these countries to “developed” states.1 There is much evidence that nutrition and economic
development have a two-way relationship. Improved economic development contributes to
improved nutrition (albeit at a very modest pace), but more importantly, improved nutrition
drives stronger economic growth. Furthermore, as quantified in the Copenhagen Consensus,
productivity losses caused by malnutrition are linked to three kinds of losses—those due to:
• Direct losses in physical productivity.
• Indirect losses from poor cognitive losses and loss in schooling.
• Losses in resources from increased health care costs.
Therefore, malnutrition hampers both the physical capacity to perform work as well as earning

Human capital in Productivity

The purpose of human capital is to increase wealth. Plain and simple. The more people work
the more they make and the more taxes collected. Education in general is the mechanism for
increasing human capital. For example, a smoker learns that cigarettes are bad. He then quits,
which in turn makes him miss less work. He gets a better pay check and pays more taxes. If that
same smoker keeps smoking, he pays less taxes and later on will pull money out of some
program to pay for his healthcare issues, i.e. Medicare or Medicaid. It would be better to
educate him than for him to contribute less than he is taking from government programs. In
reality these economic terms are to express concern in a business kind of way over what
happens to someone and how we can extract more money from him. To you and I, we must go
about it the other way. Instead of focusing on money, we should be focusing on our own lives.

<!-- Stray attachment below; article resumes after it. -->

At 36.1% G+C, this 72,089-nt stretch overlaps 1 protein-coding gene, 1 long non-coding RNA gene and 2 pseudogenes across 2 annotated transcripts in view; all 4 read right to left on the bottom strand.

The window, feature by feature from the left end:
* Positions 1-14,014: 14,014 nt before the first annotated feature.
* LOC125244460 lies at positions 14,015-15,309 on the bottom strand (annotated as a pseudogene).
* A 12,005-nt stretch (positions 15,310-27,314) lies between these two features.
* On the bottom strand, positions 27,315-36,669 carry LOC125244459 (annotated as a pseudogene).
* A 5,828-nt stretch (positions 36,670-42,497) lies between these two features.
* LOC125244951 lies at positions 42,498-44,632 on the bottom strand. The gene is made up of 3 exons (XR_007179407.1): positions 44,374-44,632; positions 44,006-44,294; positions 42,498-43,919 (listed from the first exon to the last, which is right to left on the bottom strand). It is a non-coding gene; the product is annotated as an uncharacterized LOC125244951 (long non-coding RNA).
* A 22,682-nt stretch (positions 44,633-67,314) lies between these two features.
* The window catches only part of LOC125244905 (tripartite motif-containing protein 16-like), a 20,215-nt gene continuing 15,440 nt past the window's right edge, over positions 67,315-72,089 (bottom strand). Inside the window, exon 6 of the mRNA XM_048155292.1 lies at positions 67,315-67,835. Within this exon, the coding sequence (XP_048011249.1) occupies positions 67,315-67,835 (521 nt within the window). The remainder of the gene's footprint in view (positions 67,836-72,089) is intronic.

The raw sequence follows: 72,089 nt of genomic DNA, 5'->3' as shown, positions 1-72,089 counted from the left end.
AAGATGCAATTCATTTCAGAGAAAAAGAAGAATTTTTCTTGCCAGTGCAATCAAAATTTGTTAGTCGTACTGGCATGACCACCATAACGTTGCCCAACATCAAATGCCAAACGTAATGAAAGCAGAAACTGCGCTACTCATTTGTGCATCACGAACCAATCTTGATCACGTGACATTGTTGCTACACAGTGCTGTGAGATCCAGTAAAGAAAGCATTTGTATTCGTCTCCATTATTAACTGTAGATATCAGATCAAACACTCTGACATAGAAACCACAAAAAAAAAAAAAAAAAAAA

Is our life productive? Are we what we could be?

HUMAN CAPITAL: Health – Poverty Trap Application to

Nutrition and Productivity

#Let see why productivity is so important in relation to health

 When a nation’s workers are very productive, real GDP is large
and income are high.
 when productivity grows rapidly, so do living standards.
 What, then determines productivity and its growth rate?
We might ask what is productivity is? While recall one of the ten principles from economics
Productivity is a country’s standard of living depends on its ability to produce g&s.
This ability depends on productivity, the average quantity of g&s produced per unit of labor
input. Remember that productivity going to higher when the average worker has more capital.
(machines, equipment, etc.) i.e. an increase in K/L causes an increase in Y/L.

Most companies when times turn difficult de-invest in human capital. It is a relatively painless
way for management to match their cost structure to their income structure. They do not
generally invest in human capital until they think that they need to do so or until some
department head convinces his/her boss that it would be advantageous to do so. There has
been a good deal of de-investing going on lately.\

Therefore, poverty and health promotion interventions, in the socio-culture sphere focus on
long term results and the elimination of underlying social barriers to household productive
capacity and improved health, may become the break through a health poverty trap. Partly due
to the predominance of income measures, poverty reduction interventions are constrained by
expectations to produce short-term results. However, only a long term perspective on pro-poor
policies is realistic in reaching a higher sustainable level of welfare for the poorest rural groups.
Only then will the poor and marginalized be able to take responsibility of their livelihoods and
contribute actively to interventions that are effective in improving their livelihoods.

HUMAN CAPITAL: Health – Poverty Trap Application to

Nutrition and Productivity


BARRO, R., 1996, ‘‘Health and Economic Growth’’, mimeo, Harvard University.

BARRO, R., 1997, Determinants of Economic Growth: A Cross-country Empirical Study, Lionel
Robbins Lectures. Cambridge, MA: MIT Press.

Barrientos, A. 2007. "Does vulnerability create poverty traps?" Manchester: IDPM/Chronic

Poverty Research Centre (CPRC). Working Paper 76.

Deaton, A., (1997), THE ANALYSIS OF HOUSEHOLD SURVEYS: A Microeconomic Approach to

Development Policy, John Hopkins University Press.

Dreze, J., and Sen, A., (1991), Hunger and Public Action, WIDER Studies in Economics, Clarendon

Goujon, Anne and W Lutz. 2004. Future Human Capital: Population Projections by level of
Education, Edited by W. Lutz. UK and USA: Earth scan.